Annals of Dyslexia

, Volume 51, Issue 1, pp 49–71

Does third grade discrepancy status predict the course of reading development?

Authors

    • Department of NeurologyWake Forest University School of Medicine
  • Marianne Meyer
    • Department of NeurologyWake Forest University School of Medicine
  • James Lovato
    • Department of NeurologyWake Forest University School of Medicine
  • Frank Wood
    • Department of NeurologyWake Forest University School of Medicine
  • Rebecca Felton
    • Simmons College
Part II Understanding Dyslexia: IQ-Discrepancy And Other Definitional Issues

DOI: 10.1007/s11881-001-0005-2

Cite this article as:
Flowers, L., Meyer, M., Lovato, J. et al. Ann. of Dyslexia (2001) 51: 49. doi:10.1007/s11881-001-0005-2

Abstract

There is persisting debate concerning the use of an ability-achievement discrepancy formula to define and identify learning disabled—including reading disabled—students. This study employs mixed effects regression growth curve analysis to assess the developmental course of discrepant and nondiscrepant readers (within poor readers) who were identified in third grade and retested in fifth, eighth, and twelfth grades. The results showed that discrepancy status does not differentiate the developmental course of basic reading skills (word identification or decoding), reading comprehension, or underlying cognitive abilities (phonemic awareness and fluency) in poor readers. The ability-achievement discrepancy model is not supported. Educational and legislative reasons for the persisting difficulties of poor readers are explored and recommendations for changes in public policy are made.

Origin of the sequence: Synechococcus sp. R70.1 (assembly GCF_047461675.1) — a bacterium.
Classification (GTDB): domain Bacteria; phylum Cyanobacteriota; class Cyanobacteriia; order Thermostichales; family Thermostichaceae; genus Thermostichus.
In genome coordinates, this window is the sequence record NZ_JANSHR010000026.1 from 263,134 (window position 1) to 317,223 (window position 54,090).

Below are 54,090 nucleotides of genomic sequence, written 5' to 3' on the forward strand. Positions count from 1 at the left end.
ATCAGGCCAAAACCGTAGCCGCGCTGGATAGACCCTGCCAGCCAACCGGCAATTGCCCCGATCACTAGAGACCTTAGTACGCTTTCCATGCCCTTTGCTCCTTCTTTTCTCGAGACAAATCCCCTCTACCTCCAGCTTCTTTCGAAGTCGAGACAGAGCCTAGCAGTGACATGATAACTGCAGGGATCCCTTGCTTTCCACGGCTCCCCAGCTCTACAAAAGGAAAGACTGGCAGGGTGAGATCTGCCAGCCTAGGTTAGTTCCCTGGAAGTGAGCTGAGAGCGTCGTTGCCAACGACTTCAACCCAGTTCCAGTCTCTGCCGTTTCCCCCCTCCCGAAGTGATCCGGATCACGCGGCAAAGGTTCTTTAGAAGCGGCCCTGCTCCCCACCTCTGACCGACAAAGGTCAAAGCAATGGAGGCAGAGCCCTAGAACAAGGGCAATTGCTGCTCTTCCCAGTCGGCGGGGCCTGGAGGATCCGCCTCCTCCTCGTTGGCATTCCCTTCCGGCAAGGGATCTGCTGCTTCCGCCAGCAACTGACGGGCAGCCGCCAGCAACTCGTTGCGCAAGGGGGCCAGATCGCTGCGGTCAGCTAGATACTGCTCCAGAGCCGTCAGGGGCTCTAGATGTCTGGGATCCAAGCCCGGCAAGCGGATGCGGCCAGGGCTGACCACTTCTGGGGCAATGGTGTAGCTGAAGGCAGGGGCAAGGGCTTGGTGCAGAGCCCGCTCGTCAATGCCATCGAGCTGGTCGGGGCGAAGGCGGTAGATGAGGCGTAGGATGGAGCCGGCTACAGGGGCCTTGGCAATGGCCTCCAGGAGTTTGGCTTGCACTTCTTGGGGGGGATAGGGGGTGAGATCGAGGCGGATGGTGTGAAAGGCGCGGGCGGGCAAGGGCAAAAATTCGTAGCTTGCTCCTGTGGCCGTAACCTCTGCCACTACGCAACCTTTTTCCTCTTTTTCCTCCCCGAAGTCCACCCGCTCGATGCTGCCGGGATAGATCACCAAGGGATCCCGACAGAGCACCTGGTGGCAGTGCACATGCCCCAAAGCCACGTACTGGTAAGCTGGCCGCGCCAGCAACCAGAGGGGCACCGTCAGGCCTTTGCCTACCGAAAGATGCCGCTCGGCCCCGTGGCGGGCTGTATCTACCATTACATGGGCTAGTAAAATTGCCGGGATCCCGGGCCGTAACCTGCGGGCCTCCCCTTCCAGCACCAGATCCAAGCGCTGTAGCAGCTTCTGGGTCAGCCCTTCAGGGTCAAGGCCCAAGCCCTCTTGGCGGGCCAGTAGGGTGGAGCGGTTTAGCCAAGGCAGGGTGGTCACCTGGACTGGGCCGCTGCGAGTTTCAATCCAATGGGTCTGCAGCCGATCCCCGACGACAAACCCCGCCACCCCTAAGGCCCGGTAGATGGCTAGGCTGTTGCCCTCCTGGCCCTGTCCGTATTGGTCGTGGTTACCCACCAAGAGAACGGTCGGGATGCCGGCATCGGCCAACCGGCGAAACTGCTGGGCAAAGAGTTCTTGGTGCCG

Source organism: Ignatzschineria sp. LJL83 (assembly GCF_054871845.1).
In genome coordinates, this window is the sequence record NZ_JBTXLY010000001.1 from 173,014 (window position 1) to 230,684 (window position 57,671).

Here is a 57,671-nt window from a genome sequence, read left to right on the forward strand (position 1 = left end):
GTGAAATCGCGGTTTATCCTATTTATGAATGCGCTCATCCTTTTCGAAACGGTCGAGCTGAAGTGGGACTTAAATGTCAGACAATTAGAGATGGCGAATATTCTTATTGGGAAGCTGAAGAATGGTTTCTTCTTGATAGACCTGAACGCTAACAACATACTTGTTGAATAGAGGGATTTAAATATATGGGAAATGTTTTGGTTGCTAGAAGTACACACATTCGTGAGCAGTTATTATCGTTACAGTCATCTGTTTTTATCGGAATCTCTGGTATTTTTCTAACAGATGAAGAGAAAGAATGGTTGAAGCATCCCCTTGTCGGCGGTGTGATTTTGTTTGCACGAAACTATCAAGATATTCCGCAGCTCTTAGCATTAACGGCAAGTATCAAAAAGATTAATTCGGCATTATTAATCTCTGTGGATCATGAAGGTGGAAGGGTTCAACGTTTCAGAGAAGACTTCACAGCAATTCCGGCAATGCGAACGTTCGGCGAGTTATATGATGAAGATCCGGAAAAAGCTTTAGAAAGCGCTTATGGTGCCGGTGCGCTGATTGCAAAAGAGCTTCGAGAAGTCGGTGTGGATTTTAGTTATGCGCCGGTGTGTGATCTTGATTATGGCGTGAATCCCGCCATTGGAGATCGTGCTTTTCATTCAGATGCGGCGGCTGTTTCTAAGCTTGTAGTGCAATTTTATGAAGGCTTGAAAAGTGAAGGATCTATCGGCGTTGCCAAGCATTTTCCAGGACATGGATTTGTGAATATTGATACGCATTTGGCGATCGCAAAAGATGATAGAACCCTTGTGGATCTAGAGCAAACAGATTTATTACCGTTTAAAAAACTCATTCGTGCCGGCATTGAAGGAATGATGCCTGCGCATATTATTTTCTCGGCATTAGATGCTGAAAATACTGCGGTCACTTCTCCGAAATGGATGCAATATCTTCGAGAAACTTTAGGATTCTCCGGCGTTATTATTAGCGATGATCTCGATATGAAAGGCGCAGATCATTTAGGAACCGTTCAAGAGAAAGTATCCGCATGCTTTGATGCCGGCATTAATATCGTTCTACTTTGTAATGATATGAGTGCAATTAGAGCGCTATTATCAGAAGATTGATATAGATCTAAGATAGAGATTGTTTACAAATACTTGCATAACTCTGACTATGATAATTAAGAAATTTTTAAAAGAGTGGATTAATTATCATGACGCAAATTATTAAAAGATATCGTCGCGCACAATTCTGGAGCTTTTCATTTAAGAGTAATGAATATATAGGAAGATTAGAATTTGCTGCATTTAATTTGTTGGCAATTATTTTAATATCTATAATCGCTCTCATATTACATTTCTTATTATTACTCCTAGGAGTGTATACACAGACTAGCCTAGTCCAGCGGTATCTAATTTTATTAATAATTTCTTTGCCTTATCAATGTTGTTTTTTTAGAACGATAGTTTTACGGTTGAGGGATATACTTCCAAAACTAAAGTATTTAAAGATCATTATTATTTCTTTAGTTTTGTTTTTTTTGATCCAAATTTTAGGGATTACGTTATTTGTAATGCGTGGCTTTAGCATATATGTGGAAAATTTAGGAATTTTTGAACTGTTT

Copyright information

© The International Dyslexia Association 2001